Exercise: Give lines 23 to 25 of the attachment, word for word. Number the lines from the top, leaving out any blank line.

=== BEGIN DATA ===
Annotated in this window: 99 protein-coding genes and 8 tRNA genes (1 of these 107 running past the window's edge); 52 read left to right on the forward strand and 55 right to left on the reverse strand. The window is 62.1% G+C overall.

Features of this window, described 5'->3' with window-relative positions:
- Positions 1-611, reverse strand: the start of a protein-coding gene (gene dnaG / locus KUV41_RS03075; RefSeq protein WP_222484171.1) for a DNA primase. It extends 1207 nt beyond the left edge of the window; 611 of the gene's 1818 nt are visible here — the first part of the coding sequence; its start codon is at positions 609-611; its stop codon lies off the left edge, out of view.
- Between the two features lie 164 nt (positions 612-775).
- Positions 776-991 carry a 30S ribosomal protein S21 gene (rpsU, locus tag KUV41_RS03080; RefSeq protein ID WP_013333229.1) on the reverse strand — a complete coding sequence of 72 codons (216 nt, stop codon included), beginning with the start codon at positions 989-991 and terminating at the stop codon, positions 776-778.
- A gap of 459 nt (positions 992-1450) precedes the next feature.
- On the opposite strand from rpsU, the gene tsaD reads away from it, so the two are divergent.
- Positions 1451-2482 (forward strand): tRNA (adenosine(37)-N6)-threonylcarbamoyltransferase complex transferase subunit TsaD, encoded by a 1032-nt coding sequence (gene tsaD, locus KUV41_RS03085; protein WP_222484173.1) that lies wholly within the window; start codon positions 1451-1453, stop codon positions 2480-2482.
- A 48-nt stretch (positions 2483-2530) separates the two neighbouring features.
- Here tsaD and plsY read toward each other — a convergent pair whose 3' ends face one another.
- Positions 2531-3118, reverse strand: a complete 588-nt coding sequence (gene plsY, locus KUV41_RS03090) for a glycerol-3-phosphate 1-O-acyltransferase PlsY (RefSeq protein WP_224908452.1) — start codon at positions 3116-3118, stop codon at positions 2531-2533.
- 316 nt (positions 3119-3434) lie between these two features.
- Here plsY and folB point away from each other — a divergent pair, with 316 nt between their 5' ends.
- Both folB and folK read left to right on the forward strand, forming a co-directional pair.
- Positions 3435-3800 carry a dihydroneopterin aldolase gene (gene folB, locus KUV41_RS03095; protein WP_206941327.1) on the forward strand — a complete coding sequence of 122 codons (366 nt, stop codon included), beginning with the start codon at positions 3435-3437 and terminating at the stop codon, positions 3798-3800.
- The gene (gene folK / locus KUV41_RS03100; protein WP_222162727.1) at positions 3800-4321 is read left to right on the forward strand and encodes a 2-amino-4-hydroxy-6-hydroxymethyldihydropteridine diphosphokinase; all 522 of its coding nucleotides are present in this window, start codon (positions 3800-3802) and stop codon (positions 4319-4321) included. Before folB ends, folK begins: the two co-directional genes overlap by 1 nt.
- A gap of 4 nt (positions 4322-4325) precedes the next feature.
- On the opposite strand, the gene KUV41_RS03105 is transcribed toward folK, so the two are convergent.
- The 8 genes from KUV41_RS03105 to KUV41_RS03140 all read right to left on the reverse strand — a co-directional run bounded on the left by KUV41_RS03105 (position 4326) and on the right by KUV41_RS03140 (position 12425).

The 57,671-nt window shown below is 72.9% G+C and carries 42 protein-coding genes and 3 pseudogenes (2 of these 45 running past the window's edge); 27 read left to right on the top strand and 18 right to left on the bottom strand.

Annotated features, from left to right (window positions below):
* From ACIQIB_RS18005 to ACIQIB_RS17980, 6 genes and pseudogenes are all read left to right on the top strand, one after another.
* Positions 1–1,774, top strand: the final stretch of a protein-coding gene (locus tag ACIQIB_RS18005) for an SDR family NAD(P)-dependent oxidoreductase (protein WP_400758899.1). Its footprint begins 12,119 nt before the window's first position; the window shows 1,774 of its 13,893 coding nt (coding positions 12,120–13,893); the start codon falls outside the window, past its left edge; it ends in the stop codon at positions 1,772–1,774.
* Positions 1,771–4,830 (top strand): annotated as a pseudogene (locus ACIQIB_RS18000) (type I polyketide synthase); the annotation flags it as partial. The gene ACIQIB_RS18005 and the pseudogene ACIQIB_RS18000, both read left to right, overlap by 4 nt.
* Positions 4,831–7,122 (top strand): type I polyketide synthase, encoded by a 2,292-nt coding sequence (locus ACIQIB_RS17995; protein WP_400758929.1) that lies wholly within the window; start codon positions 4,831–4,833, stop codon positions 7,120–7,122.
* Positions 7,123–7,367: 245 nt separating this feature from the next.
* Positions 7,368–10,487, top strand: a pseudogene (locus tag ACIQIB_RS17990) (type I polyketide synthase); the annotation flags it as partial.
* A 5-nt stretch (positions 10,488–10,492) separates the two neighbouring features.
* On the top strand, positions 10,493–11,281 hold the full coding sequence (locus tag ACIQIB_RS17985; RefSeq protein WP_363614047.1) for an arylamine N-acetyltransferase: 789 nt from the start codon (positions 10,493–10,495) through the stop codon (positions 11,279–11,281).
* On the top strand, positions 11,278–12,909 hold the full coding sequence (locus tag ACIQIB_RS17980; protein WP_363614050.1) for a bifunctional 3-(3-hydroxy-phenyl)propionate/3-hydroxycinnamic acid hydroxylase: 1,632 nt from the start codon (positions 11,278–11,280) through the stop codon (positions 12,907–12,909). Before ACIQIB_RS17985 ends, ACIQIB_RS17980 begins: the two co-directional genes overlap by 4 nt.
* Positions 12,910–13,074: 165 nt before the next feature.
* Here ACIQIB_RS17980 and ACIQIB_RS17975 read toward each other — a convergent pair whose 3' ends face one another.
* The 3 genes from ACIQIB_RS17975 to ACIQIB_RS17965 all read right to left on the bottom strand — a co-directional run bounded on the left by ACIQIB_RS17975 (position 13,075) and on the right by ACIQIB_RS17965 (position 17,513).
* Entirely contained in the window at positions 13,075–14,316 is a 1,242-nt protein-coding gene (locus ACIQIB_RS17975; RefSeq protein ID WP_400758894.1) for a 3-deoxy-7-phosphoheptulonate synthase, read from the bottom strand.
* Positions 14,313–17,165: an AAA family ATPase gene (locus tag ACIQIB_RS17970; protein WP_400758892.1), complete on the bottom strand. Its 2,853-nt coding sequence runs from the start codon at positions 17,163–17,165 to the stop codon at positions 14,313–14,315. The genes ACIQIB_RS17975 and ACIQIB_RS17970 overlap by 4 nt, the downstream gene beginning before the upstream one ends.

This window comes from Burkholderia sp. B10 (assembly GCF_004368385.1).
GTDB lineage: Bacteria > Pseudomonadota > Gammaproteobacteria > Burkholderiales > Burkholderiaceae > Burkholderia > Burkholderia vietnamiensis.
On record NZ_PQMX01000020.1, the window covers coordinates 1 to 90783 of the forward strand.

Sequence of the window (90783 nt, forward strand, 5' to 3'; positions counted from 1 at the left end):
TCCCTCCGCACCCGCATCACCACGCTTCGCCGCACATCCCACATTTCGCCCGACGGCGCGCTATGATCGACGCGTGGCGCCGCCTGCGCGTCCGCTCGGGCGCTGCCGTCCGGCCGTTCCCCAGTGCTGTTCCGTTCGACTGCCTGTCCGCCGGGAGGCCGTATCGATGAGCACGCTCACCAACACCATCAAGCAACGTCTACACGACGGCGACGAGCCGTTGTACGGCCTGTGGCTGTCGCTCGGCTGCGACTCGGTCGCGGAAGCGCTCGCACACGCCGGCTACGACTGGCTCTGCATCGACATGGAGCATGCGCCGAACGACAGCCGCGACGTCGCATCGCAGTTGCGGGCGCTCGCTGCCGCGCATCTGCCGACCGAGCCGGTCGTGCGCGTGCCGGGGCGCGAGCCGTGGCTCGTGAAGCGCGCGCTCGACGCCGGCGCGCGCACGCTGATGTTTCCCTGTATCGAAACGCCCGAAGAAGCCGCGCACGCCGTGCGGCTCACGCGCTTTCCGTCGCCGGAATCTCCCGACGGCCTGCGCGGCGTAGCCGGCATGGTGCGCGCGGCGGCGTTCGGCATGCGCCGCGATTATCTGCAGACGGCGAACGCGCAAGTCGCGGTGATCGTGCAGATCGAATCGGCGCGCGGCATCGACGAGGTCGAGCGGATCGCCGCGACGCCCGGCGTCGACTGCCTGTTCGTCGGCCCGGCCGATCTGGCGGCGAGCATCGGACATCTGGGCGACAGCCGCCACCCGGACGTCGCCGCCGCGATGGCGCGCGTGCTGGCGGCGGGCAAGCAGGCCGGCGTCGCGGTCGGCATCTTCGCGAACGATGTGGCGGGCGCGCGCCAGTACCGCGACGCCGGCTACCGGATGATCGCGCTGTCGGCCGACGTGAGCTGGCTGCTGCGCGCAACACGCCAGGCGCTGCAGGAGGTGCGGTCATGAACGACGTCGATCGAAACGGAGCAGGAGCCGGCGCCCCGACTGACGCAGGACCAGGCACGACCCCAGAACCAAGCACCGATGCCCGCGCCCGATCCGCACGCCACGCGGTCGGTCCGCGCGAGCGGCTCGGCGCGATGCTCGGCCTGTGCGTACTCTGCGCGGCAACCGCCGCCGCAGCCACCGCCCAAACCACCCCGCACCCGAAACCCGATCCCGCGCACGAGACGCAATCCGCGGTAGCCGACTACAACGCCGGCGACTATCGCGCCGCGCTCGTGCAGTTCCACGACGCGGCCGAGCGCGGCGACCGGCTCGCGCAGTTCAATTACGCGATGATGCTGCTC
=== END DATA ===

* Positions 1–1,774, top strand: the final stretch of a protein-coding gene (locus tag ACIQIB_RS18005) for an SDR family NAD(P)-dependent oxidoreductase (protein WP_400758899.1). Its footprint begins 12,119 nt before the window's first position; the window shows 1,774 of its 13,893 coding nt (coding positions 12,120–13,893); the start codon falls outside the window, past its left edge; it ends in the stop codon at positions 1,772–1,774.
* Positions 1,771–4,830 (top strand): annotated as a pseudogene (locus ACIQIB_RS18000) (type I polyketide synthase); the annotation flags it as partial. The gene ACIQIB_RS18005 and the pseudogene ACIQIB_RS18000, both read left to right, overlap by 4 nt.
* Positions 4,831–7,122 (top strand): type I polyketide synthase, encoded by a 2,292-nt coding sequence (locus ACIQIB_RS17995; protein WP_400758929.1) that lies wholly within the window; start codon positions 4,831–4,833, stop codon positions 7,120–7,122.